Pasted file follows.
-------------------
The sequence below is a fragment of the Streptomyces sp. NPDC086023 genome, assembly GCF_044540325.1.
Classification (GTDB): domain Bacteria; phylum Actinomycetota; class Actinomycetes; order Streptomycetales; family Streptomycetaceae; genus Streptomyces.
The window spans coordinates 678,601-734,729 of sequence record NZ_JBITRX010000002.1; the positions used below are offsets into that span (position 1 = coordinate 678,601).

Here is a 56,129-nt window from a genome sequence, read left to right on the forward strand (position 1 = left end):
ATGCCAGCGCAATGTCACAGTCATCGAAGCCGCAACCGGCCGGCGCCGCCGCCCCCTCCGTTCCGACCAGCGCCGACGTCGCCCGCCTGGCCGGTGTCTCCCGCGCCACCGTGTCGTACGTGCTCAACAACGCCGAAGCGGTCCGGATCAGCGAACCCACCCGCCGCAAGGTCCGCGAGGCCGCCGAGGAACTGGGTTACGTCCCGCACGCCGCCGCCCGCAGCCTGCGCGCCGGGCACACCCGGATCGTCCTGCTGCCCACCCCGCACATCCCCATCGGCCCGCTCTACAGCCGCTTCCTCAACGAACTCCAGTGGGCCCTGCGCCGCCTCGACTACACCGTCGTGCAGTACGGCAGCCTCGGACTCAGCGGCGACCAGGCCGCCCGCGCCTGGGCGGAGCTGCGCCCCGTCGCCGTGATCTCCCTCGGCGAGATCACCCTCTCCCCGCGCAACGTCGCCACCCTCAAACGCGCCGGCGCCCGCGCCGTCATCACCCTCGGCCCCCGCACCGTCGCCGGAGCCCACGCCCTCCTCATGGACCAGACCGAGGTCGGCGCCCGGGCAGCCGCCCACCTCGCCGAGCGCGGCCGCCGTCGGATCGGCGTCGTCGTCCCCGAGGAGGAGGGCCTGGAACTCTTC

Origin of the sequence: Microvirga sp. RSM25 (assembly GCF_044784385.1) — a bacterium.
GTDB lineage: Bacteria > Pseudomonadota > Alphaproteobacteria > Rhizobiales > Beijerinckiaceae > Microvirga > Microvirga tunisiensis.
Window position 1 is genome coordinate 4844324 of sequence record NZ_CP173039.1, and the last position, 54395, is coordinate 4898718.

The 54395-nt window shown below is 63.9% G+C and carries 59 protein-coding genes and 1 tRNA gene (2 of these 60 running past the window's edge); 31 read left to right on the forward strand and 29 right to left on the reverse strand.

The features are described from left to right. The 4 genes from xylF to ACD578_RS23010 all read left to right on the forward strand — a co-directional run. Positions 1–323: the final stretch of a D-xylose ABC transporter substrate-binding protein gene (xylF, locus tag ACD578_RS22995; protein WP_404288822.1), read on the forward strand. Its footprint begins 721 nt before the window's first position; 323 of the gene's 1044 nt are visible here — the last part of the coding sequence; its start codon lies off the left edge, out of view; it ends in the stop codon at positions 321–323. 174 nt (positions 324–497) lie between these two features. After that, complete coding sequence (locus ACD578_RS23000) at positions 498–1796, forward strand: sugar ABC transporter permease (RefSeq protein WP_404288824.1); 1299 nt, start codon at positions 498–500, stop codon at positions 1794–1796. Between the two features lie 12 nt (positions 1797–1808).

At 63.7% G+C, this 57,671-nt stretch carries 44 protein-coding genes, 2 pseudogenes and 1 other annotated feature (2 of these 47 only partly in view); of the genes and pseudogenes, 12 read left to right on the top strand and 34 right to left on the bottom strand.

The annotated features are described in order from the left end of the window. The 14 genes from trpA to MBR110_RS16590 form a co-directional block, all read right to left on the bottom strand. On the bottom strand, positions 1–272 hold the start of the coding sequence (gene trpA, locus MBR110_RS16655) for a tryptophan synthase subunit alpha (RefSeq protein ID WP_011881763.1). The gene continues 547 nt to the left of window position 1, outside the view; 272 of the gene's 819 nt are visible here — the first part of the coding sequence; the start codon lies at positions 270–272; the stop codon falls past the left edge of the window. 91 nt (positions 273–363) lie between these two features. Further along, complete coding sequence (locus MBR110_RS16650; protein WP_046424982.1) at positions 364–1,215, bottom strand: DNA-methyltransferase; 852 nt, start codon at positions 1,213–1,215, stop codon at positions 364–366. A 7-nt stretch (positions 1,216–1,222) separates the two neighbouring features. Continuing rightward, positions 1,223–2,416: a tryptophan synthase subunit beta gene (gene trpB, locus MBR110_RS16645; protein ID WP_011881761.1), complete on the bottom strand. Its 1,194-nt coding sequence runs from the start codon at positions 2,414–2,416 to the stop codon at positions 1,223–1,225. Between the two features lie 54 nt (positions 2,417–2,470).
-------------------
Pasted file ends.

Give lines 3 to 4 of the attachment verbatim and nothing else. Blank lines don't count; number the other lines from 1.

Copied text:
The window spans coordinates 678,601-734,729 of sequence record NZ_JBITRX010000002.1; the positions used below are offsets into that span (position 1 = coordinate 678,601).

Here is a 56,129-nt window from a genome sequence, read left to right on the forward strand (position 1 = left end):